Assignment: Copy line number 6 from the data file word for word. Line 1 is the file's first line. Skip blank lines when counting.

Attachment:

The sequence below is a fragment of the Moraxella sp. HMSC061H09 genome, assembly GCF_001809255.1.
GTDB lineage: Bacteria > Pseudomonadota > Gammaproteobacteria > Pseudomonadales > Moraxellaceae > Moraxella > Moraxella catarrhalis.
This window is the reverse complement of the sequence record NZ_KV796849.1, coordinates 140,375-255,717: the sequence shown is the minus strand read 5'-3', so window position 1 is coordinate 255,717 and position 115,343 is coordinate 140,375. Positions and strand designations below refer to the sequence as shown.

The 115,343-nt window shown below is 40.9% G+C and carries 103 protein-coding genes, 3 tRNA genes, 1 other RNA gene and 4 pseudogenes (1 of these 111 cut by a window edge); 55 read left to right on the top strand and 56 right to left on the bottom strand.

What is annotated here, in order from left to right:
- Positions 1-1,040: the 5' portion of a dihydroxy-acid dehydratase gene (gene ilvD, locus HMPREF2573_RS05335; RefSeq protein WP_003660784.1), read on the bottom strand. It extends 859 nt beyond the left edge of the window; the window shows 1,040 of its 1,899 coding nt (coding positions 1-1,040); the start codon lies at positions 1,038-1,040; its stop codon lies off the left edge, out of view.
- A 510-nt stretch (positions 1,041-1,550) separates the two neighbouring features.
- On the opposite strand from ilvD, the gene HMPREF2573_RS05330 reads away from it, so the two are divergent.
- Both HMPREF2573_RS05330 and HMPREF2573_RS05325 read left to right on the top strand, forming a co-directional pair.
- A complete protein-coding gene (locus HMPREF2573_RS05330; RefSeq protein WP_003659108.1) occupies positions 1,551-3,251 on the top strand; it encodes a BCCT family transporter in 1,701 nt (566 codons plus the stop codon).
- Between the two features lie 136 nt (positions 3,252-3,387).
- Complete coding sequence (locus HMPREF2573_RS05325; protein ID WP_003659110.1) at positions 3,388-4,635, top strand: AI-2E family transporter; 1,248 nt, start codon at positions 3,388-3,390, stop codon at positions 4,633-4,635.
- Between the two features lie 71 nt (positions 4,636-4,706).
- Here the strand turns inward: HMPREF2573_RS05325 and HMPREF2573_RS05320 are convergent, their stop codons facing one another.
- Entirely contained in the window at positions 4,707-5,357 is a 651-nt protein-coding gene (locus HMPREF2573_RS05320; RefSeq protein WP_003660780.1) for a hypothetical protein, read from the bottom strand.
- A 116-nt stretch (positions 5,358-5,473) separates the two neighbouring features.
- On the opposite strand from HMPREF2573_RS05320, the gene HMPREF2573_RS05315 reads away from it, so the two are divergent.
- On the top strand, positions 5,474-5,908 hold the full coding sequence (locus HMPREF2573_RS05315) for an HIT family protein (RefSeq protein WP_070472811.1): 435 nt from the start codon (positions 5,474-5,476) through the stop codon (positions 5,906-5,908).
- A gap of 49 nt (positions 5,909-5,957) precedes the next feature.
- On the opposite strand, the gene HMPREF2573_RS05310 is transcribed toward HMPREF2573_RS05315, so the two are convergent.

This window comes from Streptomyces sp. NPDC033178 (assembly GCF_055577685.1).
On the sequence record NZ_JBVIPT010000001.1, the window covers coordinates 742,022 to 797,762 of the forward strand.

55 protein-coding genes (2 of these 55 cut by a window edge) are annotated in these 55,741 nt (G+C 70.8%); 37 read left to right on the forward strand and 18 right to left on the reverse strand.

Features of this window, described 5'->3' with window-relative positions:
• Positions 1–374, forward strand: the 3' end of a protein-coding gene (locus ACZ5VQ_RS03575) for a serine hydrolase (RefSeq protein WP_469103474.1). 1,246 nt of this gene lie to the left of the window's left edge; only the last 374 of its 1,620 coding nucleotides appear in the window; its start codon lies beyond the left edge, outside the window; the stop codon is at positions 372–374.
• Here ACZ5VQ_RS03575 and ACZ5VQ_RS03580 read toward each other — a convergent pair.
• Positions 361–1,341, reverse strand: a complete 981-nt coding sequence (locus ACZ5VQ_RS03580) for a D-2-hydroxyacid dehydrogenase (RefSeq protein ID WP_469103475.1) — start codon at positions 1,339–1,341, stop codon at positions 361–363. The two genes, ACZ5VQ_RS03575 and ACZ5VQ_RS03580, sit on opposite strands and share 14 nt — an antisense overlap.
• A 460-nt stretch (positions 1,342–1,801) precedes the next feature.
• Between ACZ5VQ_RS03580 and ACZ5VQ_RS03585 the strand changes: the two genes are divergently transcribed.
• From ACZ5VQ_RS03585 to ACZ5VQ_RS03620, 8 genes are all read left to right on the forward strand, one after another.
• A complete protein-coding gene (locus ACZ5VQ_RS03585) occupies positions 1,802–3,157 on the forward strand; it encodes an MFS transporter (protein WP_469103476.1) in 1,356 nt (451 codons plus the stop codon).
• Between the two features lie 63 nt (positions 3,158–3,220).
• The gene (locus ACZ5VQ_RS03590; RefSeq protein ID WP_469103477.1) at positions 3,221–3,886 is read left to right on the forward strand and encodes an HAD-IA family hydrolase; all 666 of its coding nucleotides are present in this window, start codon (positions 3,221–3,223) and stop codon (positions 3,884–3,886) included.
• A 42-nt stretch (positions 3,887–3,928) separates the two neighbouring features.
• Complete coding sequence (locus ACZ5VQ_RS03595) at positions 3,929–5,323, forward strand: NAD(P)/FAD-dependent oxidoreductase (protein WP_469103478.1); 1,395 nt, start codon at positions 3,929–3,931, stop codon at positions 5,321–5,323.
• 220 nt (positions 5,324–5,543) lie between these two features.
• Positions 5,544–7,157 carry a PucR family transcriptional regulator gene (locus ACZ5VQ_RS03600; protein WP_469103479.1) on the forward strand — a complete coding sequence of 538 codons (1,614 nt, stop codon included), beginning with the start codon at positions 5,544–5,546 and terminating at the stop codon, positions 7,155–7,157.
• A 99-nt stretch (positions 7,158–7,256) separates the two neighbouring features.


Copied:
- Positions 1-1,040: the 5' portion of a dihydroxy-acid dehydratase gene (gene ilvD, locus HMPREF2573_RS05335; RefSeq protein WP_003660784.1), read on the bottom strand. It extends 859 nt beyond the left edge of the window; the window shows 1,040 of its 1,899 coding nt (coding positions 1-1,040); the start codon lies at positions 1,038-1,040; its stop codon lies off the left edge, out of view.